House Judiciary Votes Against Bill To Allow Fathers To Use Courts To Stop Abortions

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House Judiciary Committee met Tuesday.

CONCORD – A bill that would allow biological fathers to use the courts to stop an abortion will not be recommended for future legislation.

The New Hampshire House Judiciary Committee voted 12-7 to not recommend the legislation, HB 1181, from the pile of studied bills they still have to report out in November.
They did recommend a bill to go forward related to the Commission on Human Rights, but the most controversial bill was on abortion.

State Rep. Kurt Wuelper, R-Strafford, said a father should have the same reproductive freedom rights as the mother.
State Rep. Jeanine Notter, R-Merrimack, while voting not to recommend the particular legislation to the next legislature, noted that someone will likely put in a new bill on the issue anyway.

Republican Gov. Chris Sununu would have vetoed the bill if it got to his desk, his spokesman said in an email to Monday.

Sponsored by state Rep. Jeffrey Greeson, R-Wentworth, who is running for re-election, House Bill 1181 first went to study in March and no recommendation was made before the meeting was held Tuesday.
It never made it to the Senate.

State Rep. Marjorie Smith, D-Durham, urged the committee to not recommend it. Smith said since June there had been some national developments related to reproductive rights, referring to the U.S. Supreme Court’s overturning of Roe v. Wade which eliminated the federal right to an abortion and left it up to the states to determine what rights are allowed.

New Hampshire, she said, has historically “adopted the classic libertarian philosophy that government does not belong in its citizens’ private lives. And this is one more example where the person most central to the issue should be able to decide who to consult, who to involve, and who to help make decisions that affect her life and her future. And she might very well choose to have her partner, her spouse perhaps, her religious leader, and certainly her medical provider involved. But I don’t think there is room for 424 legislators in the decision and so that is why I believe it is not ready for, not appropriate for further action,” Smith said.

Wuelper disagreed, saying the bill is about the government staying out.
“That’s the point of it is to allow the father who is one of the two parents to have some say in the life of the child. And the bill before us as it was written recognized that the mother’s rights were pre-eminent and the father’s rights were subservient but the father should have rights,” Wuelper said, “The father should have the same reproductive freedom if you want to call it that, as the mother.”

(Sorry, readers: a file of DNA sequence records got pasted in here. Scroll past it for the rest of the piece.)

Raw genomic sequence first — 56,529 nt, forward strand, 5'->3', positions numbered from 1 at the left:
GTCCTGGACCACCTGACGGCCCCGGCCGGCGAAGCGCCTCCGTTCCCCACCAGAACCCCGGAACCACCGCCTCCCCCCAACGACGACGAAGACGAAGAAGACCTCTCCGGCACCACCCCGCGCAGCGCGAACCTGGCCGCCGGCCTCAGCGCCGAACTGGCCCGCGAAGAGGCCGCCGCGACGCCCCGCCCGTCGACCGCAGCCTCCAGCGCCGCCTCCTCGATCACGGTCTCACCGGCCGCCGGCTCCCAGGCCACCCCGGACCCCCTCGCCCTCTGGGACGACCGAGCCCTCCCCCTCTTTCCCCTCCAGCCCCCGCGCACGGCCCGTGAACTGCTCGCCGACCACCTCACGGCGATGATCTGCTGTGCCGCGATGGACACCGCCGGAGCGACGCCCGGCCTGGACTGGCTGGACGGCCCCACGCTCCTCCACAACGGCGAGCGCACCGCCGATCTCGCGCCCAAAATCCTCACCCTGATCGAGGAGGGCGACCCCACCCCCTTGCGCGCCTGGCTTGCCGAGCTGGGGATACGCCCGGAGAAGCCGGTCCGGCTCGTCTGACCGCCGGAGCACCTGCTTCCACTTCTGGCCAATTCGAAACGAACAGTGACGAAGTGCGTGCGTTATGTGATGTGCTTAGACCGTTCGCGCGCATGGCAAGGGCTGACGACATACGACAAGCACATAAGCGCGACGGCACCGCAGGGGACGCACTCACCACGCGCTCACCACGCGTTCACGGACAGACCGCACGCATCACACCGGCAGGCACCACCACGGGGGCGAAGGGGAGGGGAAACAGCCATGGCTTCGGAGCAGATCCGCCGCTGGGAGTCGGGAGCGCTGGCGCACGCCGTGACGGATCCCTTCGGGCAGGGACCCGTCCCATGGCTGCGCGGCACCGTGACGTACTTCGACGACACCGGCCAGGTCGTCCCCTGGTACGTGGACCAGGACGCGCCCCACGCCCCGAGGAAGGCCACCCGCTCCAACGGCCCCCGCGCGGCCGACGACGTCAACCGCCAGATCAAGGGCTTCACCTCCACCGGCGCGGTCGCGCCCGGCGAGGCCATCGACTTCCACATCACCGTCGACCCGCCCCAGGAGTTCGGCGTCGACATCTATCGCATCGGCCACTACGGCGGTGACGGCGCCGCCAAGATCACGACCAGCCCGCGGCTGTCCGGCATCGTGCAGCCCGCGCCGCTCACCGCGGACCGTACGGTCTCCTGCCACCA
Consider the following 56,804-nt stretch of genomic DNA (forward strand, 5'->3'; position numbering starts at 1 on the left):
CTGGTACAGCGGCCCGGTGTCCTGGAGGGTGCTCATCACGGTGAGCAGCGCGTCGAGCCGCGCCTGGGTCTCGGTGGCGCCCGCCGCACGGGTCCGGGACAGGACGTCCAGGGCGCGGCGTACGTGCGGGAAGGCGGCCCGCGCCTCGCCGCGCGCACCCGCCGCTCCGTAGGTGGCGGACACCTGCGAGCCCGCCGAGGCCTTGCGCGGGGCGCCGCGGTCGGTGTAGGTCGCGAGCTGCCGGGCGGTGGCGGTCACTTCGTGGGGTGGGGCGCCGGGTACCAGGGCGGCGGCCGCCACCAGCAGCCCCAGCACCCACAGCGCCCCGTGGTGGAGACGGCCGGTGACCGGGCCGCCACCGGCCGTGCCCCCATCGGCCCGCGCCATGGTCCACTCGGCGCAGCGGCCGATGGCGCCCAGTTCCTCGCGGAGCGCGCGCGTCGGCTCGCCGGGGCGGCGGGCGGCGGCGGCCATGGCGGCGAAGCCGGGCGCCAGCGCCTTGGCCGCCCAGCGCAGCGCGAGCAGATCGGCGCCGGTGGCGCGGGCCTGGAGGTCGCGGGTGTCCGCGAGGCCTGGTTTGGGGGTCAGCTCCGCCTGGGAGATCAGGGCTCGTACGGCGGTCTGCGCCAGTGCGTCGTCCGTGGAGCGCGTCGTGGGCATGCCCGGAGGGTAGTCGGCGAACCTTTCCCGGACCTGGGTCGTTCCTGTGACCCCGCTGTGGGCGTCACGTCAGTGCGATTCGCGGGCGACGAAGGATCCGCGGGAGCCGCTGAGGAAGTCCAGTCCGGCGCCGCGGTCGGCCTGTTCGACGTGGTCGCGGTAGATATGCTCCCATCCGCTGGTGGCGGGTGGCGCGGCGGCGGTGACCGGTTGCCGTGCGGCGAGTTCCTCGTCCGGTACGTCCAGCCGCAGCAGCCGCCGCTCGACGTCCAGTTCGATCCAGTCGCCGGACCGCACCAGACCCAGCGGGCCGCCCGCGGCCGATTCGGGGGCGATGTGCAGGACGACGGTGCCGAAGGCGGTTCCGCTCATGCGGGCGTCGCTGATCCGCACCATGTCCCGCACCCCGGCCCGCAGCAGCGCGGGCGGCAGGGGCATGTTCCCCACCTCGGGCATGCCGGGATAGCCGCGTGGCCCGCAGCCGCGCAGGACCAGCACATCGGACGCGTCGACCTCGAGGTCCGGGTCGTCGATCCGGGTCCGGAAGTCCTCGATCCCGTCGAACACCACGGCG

Voting with Wuelper were Republican Reps. Louise Andrus, R-Salisbury, Dawn Johnson, R-Laconia, Diane Kelley, R-Temple, Mark McLean, R-Manchester, Troy Merner, R-Lancaster, and Mike Sylvia, R-Belmont.

Rep. Alexis Simpson, D-Exeter, released the following statement after the vote:
“While I am relieved that HB 1181 was not recommended for future legislation today, this bill allowing men to block access to abortions by Court injunction shows how far Republicans will go to attack reproductive rights and bodily autonomy.
“For the past two years, Granite Staters have witnessed repeated attempts by Republicans to inappropriately meddle in the patient-doctor relationship.  After sneaking New Hampshire’s first abortion ban into the 2021 state budget, Republican leadership tried to pass extreme legislation that would ban nearly all abortion care this year.
“The people of New Hampshire respect privacy, bodily autonomy, and individual rights.  Extreme abortion bans have no place in the Granite State.  To combat these attacks and enshrine needed protections into law, I have filed the Access to Abortion-care Act for the 2023 legislative session.  Granite Staters deserve better, and House Democrats are ready to pass these needed protections into law.”

A statement by Planned Parenthood of New Hampshire Action Fund called the bill an “outrageous attack on bodily autonomy and abortion access that would allow any man in New Hampshire or across the country, without first proving paternity, to intervene in a pregnant person’s seeking of abortion care by petitioning the courts.”
Most of the seven Republicans who voted to support the legislation going forward are running for re-election this fall though Sylvia was eliminated in the primary.

Liz Canada, advocacy manager for Planned Parenthood New Hampshire Action Fund, said
“Let’s be clear – the decision about whether and when to become a parent is one of the most important life decisions we can make. Pregnant people deserve to make these decisions for themselves, in consultation with their loved ones and health care providers. While we are grateful this legislation will go no further, it is unconscionable many state representatives believe there is anything warranted in allowing judges, rapists, sexual partners, or even strangers to make personal medical decisions for women and pregnant people. This forced pregnancy bill is a stark reminder of what’s at stake in the upcoming elections. Before November 8, we urge Granite Staters to learn where their candidates stand on bodily autonomy and privacy rights.”
The meeting was the last at which state Rep. Ned Gordon, R-Bristol, presided as chair as he is not running for re-election. He was thanked by his fellow committee members for his service.

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